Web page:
The failure by President Emmerson Mnangagwa's government to tackle high-level corruption--which has contributed immensely to economic decay--has raised serious questions about his sincerity to fight the scourge.
In his inaugural speech in November 2017 after seizing power in a military coup that toppled long-time leader Robert Mugabe, Mnangagwa depicted himself as a pragmatic leader who was ready to undo nearly four decades of corruption that has contributed to the country's economic collapse.
"As we focus on recovering our economy, we must shed misbehaviours and acts of indiscipline which have characterised the past. Acts of corruption must stop forthwith. On these ideals, my administration declares full commitment, warning that grief awaits those who depart from the path of virtue and clean business," Mnangagwa said.
Mnangagwa promised "swift justice" for economic saboteurs and swore to uphold high moral standards.
This he said to wide adulation from praise singers, while critics were also willing to give him a chance to prove that he was taking a different path from his long-time mentor, former president Robert Mugabe, who presided over decades of corruption.
Although Auditor-General Mildred Chiri has often been commended for unearthing corruption in parastatals, municipalities and state-affiliated companies, her reports have over the years gathered dust as no action has been taken.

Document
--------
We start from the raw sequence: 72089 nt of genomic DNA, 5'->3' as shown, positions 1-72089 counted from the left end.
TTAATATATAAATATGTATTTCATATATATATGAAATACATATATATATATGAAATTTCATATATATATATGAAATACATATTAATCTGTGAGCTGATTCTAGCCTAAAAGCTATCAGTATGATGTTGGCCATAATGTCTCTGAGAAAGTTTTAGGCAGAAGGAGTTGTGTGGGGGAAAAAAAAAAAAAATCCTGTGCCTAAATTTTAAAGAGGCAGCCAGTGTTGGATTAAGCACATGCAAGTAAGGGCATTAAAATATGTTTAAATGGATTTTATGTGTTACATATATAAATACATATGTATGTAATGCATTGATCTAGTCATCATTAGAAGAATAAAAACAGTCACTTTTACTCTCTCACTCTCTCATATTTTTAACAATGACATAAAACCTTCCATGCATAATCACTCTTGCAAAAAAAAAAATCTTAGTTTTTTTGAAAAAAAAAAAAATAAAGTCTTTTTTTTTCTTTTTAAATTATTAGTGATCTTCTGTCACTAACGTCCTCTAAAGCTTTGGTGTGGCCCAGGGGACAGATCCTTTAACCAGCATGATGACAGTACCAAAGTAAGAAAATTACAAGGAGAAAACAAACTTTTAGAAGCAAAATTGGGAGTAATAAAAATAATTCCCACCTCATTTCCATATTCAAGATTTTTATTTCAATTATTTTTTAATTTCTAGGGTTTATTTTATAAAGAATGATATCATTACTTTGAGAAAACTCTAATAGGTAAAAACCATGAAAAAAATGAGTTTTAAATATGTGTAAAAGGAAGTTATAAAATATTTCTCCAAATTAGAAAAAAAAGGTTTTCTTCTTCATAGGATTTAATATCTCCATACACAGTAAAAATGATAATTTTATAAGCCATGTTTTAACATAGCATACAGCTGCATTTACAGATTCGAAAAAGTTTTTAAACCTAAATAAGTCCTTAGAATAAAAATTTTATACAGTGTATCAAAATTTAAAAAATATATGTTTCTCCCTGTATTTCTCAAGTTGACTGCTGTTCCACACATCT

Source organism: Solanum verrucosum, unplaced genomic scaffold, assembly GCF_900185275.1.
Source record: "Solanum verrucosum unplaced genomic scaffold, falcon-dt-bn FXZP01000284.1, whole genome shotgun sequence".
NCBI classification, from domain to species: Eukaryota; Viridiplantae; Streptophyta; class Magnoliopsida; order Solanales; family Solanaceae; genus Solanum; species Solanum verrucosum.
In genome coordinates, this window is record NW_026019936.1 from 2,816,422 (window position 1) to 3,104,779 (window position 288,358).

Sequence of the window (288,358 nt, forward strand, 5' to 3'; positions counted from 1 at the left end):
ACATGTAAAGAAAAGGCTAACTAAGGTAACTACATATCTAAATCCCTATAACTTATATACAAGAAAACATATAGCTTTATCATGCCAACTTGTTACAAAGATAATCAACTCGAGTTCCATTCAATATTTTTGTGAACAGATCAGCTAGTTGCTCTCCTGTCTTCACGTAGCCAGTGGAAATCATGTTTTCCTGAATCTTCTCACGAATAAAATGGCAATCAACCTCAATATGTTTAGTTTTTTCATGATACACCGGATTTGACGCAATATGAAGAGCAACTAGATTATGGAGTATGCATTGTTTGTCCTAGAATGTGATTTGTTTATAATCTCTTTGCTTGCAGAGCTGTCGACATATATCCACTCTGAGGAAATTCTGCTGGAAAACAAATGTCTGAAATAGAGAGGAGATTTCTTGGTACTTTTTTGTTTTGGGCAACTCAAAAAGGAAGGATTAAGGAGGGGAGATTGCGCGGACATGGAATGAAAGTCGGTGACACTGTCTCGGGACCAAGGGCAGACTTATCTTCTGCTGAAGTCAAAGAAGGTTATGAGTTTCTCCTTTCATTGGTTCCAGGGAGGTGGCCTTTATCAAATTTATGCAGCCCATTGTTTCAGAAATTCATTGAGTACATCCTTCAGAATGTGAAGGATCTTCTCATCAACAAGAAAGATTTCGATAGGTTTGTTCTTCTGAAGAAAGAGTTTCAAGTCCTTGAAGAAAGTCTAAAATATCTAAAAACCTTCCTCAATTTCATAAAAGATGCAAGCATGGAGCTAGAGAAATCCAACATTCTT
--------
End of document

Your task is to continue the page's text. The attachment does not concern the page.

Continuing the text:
A recent audit by Ralph Bomment Greencare and Reynolds exposed Mines minister Winston Chitando's involvement in shady business dealings where he allegedly presided over the misuse of a US$115,5 million loan at troubled coal-mining giant, Hwange Colliery Company Limited.
The forensic audit also uncovers corporate governance failures, massive fraud and tax evasion at the partly state-owned company and implicates former Hwange managing director Thomas Makore and senior executives in financial irregularities.
Another audit also exposes massive corruption, tax evasion and corporate governance rot at the Zimbabwe National Road Administration (Zinara), where the cash-rich road funder lost millions of dollars through wanton financial waste and unsubstantiated payments to board members and senior company officials.
Police say they are currently investigating cases of corruption at Zinara, although it is yet to be seen if the real fat cats that have benefitted from sleaze there will be brought to account.
Seventeen months after Mnangagwa took the oath of office, no meaningful arrests or convictions have taken place except those perceived to be the President's political rivals.
High-profile corruption cases in the Mnangagwa era include former Information Communication Technology minister Supa Mandiwanzira, who was last week cleared by the High Court of all the criminal abuse charges he was facing.
Former Energy minister Samuel Undenge, who had been jailed for four years for prejudicing the Zimbabwe Power Company (ZPC) of US$12 000 after he issued a tender irregularly, was freed on US$1000 bail pending appeal last year after appealing against his conviction and sentence by the Harare Magistrates Court. Undenge was part of the G40 faction.